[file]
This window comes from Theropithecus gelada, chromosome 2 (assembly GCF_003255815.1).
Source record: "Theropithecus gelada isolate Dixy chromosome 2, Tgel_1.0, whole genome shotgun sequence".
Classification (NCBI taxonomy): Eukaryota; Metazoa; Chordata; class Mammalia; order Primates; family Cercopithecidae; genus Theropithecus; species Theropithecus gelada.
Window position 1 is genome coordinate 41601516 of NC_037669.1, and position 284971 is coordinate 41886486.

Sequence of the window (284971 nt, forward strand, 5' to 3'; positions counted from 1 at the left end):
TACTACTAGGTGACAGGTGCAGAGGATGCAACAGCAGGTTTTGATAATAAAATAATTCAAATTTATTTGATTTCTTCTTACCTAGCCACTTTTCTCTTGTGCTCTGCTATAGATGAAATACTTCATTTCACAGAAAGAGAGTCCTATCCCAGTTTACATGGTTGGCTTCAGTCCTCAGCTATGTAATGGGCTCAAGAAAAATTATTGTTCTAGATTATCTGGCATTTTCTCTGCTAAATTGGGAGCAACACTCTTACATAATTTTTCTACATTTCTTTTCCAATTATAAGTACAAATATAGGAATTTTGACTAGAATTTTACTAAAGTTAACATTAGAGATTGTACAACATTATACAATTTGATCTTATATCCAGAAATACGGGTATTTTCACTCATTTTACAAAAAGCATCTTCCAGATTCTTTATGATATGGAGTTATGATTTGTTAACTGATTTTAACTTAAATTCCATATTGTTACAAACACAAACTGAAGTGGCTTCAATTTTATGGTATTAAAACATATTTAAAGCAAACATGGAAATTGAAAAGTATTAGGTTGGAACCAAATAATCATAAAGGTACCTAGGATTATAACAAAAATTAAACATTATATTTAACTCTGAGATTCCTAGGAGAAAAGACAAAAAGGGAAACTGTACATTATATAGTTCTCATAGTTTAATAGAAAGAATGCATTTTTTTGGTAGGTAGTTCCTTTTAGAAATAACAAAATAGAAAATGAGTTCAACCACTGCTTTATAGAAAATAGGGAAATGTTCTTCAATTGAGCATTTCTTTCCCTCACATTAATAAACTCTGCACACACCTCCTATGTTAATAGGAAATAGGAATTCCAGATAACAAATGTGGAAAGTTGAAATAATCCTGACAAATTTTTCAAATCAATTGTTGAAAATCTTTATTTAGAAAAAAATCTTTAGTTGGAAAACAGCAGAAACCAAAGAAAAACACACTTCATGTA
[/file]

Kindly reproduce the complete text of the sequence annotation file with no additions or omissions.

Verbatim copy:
This window comes from Theropithecus gelada, chromosome 2 (assembly GCF_003255815.1).
Source record: "Theropithecus gelada isolate Dixy chromosome 2, Tgel_1.0, whole genome shotgun sequence".
Classification (NCBI taxonomy): Eukaryota; Metazoa; Chordata; class Mammalia; order Primates; family Cercopithecidae; genus Theropithecus; species Theropithecus gelada.
Window position 1 is genome coordinate 41601516 of NC_037669.1, and position 284971 is coordinate 41886486.

Sequence of the window (284971 nt, forward strand, 5' to 3'; positions counted from 1 at the left end):
TACTACTAGGTGACAGGTGCAGAGGATGCAACAGCAGGTTTTGATAATAAAATAATTCAAATTTATTTGATTTCTTCTTACCTAGCCACTTTTCTCTTGTGCTCTGCTATAGATGAAATACTTCATTTCACAGAAAGAGAGTCCTATCCCAGTTTACATGGTTGGCTTCAGTCCTCAGCTATGTAATGGGCTCAAGAAAAATTATTGTTCTAGATTATCTGGCATTTTCTCTGCTAAATTGGGAGCAACACTCTTACATAATTTTTCTACATTTCTTTTCCAATTATAAGTACAAATATAGGAATTTTGACTAGAATTTTACTAAAGTTAACATTAGAGATTGTACAACATTATACAATTTGATCTTATATCCAGAAATACGGGTATTTTCACTCATTTTACAAAAAGCATCTTCCAGATTCTTTATGATATGGAGTTATGATTTGTTAACTGATTTTAACTTAAATTCCATATTGTTACAAACACAAACTGAAGTGGCTTCAATTTTATGGTATTAAAACATATTTAAAGCAAACATGGAAATTGAAAAGTATTAGGTTGGAACCAAATAATCATAAAGGTACCTAGGATTATAACAAAAATTAAACATTATATTTAACTCTGAGATTCCTAGGAGAAAAGACAAAAAGGGAAACTGTACATTATATAGTTCTCATAGTTTAATAGAAAGAATGCATTTTTTTGGTAGGTAGTTCCTTTTAGAAATAACAAAATAGAAAATGAGTTCAACCACTGCTTTATAGAAAATAGGGAAATGTTCTTCAATTGAGCATTTCTTTCCCTCACATTAATAAACTCTGCACACACCTCCTATGTTAATAGGAAATAGGAATTCCAGATAACAAATGTGGAAAGTTGAAATAATCCTGACAAATTTTTCAAATCAATTGTTGAAAATCTTTATTTAGAAAAAAATCTTTAGTTGGAAAACAGCAGAAACCAAAGAAAAACACACTTCATGTA